Scientists have found a rare space phenomenon with the world's largest single-dish telescope.
The phenomenon, called fast radio burst (FRB), is only the second example of its kind, which hints at the evolutionary picture of those mysterious cosmic events.
FRBs are the brightest millisecond-duration astronomical transients in radio bands with yet unknown origins. Less than five percent of those detected have been seen to repeat, and only a few are persistently active.
Using the Five-hundred-meter Aperture Spherical Radio Telescope (FAST), also dubbed "China Sky Eye," an international team led by astronomers from the National Astronomical Observatories under the Chinese Academy of Sciences (NAOC) discovered and localized an active repeating fast radio burst called FRB 20190520B in a metal-poor dwarf galaxy nearly three billion light-years from Earth.
Then, telescopes including the Very Large Array, the Palomar telescope, the Keck Telescope, Subaru Telescope and Canada-France-Hawaii Telescope continued the observations, respectively, to confirm the FRB 20190520B.
The scientists said the FRB 20190520B seems to reside in a complex plasma environment resembling that in a super luminous supernova, suggesting that it may be a "newborn."
It is the second example of a highly active FRB with repeating bursts and persistent radio emission between bursts coming from a compact region after the discovery of the first repeater FRB 20121102A in 2016, according to the study published on Wednesday in the journal Nature.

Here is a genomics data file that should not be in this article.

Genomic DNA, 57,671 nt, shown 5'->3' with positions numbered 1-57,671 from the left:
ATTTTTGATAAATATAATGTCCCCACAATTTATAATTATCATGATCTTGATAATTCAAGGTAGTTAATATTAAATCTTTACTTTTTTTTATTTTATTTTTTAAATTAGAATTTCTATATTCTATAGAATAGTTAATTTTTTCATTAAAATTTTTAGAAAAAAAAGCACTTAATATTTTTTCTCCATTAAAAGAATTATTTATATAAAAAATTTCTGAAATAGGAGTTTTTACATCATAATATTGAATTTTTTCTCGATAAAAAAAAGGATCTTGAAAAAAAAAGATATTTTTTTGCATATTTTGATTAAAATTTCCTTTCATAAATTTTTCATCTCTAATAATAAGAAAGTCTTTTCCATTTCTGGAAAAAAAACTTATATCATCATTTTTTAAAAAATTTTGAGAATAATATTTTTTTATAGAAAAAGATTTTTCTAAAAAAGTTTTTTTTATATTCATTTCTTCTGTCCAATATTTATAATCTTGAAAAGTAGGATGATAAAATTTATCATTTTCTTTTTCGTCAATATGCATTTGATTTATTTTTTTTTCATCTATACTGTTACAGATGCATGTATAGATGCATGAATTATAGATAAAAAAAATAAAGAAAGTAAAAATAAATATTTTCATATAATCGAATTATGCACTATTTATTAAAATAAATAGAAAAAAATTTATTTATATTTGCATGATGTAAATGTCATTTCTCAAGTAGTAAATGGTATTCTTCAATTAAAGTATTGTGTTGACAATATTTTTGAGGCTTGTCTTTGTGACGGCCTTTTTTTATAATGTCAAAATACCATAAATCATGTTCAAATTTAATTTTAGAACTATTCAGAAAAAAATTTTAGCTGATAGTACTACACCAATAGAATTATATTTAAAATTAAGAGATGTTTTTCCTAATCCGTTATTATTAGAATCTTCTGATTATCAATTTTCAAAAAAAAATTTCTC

Optical, infrared and radio images of the field of FRB 20190520B. /Nature
The researchers said the differences between the two FRBs when compared to the others have hinted at a possibility that there may be two different kinds of FRBs.
Now, candidates for the FRB sources are the superdense neutron stars left over after a massive star explodes as a supernova or neutron stars with ultra-strong magnetic fields, called magnetars.
The astronomers said it could be that there are two different mechanisms or that the objects producing them act differently at different stages of their evolution.
"We further postulate that FRB 20121102A and FRB 20190520B represent the initial stage of an evolving FRB population," said the paper's co-corresponding author Li Di with NAOC.
"A coherent picture of the origin and evolution of FRBs is likely to emerge in just a few years," said Li.
Located in a naturally deep and round karst depression in southwest China's Guizhou Province, FAST started formal operation in January 2020 and officially opened to the world on March 31, 2021. It is believed to be the world's most sensitive radio telescope.
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